Operation HerStory to send women veterans on state’s first all-female Honor Flight
The flight departs Oct. 7 and will carry 100 women veterans who served between 1940-1975.
Constance Edwards attended her daughter’s career day dressed in an Army Nurse Corps uniform like the one she wore while serving in the Vietnam War. Later, her daughter came home from school crying.
“Your momma is a big liar,” a classmate’s father had told her. She couldn’t have been a military nurse, he said, because women weren’t in Vietnam.
She is one of many women who served in the U.S. military but was treated as if she hadn’t. Now, a program called Operation HerStory wants to send 100 of those women in Illinois on an Honor Flight to Washington, D.C., where they will tour war monuments for a day and be celebrated for their service upon their return home.
“A lot of the women didn’t even know they were veterans because they were not considered veterans back then,” said Ginny Narsete, the founder of Operation HerStory and a retired master sergeant in the U.S. Air Force. “They were reluctant to take these flights — they are reluctant to take their place because they didn’t know if they qualified.”
Women who served between 1940 and 1975 are invited to participate. Almost 40 have signed up already, Narsete said.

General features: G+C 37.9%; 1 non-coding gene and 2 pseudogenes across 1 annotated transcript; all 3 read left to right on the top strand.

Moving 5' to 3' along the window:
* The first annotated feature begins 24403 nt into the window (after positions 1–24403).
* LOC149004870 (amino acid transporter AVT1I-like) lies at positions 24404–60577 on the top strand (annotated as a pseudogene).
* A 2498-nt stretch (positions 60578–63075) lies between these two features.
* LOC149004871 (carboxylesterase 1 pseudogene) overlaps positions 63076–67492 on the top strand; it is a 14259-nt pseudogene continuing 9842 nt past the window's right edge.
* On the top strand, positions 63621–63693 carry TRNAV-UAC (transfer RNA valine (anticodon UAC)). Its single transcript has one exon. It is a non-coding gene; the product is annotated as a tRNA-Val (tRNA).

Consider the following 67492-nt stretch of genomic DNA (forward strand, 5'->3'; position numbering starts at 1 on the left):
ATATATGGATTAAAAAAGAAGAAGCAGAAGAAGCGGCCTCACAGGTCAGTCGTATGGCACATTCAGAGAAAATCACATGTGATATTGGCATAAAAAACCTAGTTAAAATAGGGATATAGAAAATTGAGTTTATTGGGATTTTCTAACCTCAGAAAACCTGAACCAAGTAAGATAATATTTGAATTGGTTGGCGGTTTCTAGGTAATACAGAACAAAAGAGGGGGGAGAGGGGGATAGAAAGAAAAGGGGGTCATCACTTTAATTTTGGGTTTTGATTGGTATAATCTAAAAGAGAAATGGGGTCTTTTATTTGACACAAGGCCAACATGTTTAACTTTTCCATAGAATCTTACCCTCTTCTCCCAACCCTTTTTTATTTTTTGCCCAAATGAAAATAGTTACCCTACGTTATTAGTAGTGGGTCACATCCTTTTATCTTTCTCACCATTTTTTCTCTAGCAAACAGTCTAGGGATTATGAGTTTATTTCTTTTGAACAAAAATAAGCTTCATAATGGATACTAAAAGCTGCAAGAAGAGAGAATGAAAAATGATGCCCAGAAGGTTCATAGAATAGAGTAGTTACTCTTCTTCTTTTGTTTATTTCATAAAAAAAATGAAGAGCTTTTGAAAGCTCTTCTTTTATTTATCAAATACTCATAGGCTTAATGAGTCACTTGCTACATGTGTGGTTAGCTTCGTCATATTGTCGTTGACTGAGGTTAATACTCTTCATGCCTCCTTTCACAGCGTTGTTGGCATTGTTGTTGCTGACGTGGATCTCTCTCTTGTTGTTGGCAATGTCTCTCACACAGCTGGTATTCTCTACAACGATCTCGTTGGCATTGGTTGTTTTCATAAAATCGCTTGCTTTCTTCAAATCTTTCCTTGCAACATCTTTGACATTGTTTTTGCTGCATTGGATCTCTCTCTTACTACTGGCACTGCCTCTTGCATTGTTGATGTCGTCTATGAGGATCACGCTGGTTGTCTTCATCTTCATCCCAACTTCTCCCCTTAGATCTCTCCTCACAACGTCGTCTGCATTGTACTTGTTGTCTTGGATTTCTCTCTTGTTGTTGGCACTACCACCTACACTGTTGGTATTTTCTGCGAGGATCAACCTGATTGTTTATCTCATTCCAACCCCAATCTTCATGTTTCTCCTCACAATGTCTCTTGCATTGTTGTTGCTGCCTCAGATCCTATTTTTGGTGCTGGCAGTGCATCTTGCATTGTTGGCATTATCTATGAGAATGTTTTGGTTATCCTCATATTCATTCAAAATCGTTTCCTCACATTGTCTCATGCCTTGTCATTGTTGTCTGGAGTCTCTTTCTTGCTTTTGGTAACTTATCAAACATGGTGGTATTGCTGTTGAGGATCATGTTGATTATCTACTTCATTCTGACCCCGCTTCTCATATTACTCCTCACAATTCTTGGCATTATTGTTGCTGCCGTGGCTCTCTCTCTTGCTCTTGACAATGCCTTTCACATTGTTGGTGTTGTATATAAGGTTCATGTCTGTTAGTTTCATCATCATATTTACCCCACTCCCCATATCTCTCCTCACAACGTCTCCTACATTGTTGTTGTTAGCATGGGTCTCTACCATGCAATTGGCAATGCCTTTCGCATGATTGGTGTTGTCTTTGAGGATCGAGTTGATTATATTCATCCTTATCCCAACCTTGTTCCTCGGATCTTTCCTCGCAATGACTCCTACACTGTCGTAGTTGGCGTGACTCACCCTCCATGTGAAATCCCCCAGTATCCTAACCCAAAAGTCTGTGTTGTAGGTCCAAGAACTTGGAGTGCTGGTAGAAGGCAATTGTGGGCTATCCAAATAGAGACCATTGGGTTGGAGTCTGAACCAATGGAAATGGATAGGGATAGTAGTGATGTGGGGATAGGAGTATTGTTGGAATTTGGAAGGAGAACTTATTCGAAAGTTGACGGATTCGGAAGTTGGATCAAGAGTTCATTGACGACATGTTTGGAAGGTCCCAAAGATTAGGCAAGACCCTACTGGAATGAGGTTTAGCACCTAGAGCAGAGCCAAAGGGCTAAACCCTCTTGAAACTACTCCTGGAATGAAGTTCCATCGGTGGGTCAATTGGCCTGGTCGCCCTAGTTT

The flight departs the morning of Oct. 7, returning late that same day. In D.C., the women will tour the Women In Military Service for America Memorial and the Vietnam Women’s Memorial.
It will be the first all-female Honor Flight in the state.
Though Operation HerStory is seeking women to participate in the program and fundraising for it, Honor Flight Chicago will be executing the trip.
John Ptak, president of Honor Flight Chicago, said that while the nonprofit has brought more than 8,700 veterans to D.C., fewer than 200 of the participants have been women.
“As a proud father to two daughters, it’s important that they understand that they should take a back seat to no one,” said Ptak “Operation HerStory is really dear to my heart in teaching them that lesson, that their contributions — just like those women who proudly have served our country — should be recognized, to the same extent that anyone else who wears that uniform should be.”
Other partners of the program include Illinois Joining Forces, Illinois Daughters of the American Revolution and the Pritzker Military Museum & Library, among others.
Though the flight intends to celebrate women who served in the past, it paves the way for women serving now.
“It’s empowering,” said Lawanda Nelson, a master sergeant in the U.S. Army Reserve. “I look forward to when it is my turn to get to be on the honor flights.”
“As a first generation here and coming from a Mexican culture, it’s nice to see there’s a lot of women empowerment — that they’re recognizing us,” said Sgt. Maribel Meraz, also in the army’s reserves.
Narsete said she doesn’t know what’s next for Operation HerStory after the women return. But she hopes that the trip will help the veterans to accept the honor and recognition they deserve.
“Isn’t it time for women to step up out of the shadows?” Narsete said.